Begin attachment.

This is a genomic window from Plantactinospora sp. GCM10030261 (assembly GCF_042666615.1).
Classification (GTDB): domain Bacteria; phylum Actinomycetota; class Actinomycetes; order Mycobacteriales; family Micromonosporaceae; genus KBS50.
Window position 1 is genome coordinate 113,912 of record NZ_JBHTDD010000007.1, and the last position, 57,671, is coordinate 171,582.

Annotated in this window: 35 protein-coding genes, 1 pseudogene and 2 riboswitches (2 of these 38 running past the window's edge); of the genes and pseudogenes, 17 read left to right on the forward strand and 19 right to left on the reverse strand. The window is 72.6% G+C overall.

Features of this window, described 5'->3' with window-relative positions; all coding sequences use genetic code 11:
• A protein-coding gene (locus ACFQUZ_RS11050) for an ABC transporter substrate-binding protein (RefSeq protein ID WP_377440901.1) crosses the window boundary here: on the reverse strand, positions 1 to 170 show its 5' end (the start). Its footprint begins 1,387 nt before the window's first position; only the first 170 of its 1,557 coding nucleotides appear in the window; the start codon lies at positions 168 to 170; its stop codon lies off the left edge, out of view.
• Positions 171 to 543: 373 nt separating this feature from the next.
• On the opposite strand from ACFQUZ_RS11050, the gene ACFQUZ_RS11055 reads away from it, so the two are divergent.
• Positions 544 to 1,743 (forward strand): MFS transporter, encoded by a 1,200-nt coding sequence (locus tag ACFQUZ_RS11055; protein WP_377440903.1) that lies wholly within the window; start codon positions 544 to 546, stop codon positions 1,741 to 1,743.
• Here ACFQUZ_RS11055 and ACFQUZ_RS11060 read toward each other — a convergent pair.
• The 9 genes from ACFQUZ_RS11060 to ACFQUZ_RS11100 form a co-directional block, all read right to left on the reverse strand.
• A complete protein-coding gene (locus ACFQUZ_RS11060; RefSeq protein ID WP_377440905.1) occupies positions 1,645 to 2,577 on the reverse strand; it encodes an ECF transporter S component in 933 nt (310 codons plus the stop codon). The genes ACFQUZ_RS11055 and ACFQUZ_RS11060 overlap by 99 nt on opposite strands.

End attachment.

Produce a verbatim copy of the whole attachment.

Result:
This is a genomic window from Plantactinospora sp. GCM10030261 (assembly GCF_042666615.1).
Classification (GTDB): domain Bacteria; phylum Actinomycetota; class Actinomycetes; order Mycobacteriales; family Micromonosporaceae; genus KBS50.
Window position 1 is genome coordinate 113,912 of record NZ_JBHTDD010000007.1, and the last position, 57,671, is coordinate 171,582.

Annotated in this window: 35 protein-coding genes, 1 pseudogene and 2 riboswitches (2 of these 38 running past the window's edge); of the genes and pseudogenes, 17 read left to right on the forward strand and 19 right to left on the reverse strand. The window is 72.6% G+C overall.

Features of this window, described 5'->3' with window-relative positions; all coding sequences use genetic code 11:
• A protein-coding gene (locus ACFQUZ_RS11050) for an ABC transporter substrate-binding protein (RefSeq protein ID WP_377440901.1) crosses the window boundary here: on the reverse strand, positions 1 to 170 show its 5' end (the start). Its footprint begins 1,387 nt before the window's first position; only the first 170 of its 1,557 coding nucleotides appear in the window; the start codon lies at positions 168 to 170; its stop codon lies off the left edge, out of view.
• Positions 171 to 543: 373 nt separating this feature from the next.
• On the opposite strand from ACFQUZ_RS11050, the gene ACFQUZ_RS11055 reads away from it, so the two are divergent.
• Positions 544 to 1,743 (forward strand): MFS transporter, encoded by a 1,200-nt coding sequence (locus tag ACFQUZ_RS11055; protein WP_377440903.1) that lies wholly within the window; start codon positions 544 to 546, stop codon positions 1,741 to 1,743.
• Here ACFQUZ_RS11055 and ACFQUZ_RS11060 read toward each other — a convergent pair.
• The 9 genes from ACFQUZ_RS11060 to ACFQUZ_RS11100 form a co-directional block, all read right to left on the reverse strand.
• A complete protein-coding gene (locus ACFQUZ_RS11060; RefSeq protein ID WP_377440905.1) occupies positions 1,645 to 2,577 on the reverse strand; it encodes an ECF transporter S component in 933 nt (310 codons plus the stop codon). The genes ACFQUZ_RS11055 and ACFQUZ_RS11060 overlap by 99 nt on opposite strands.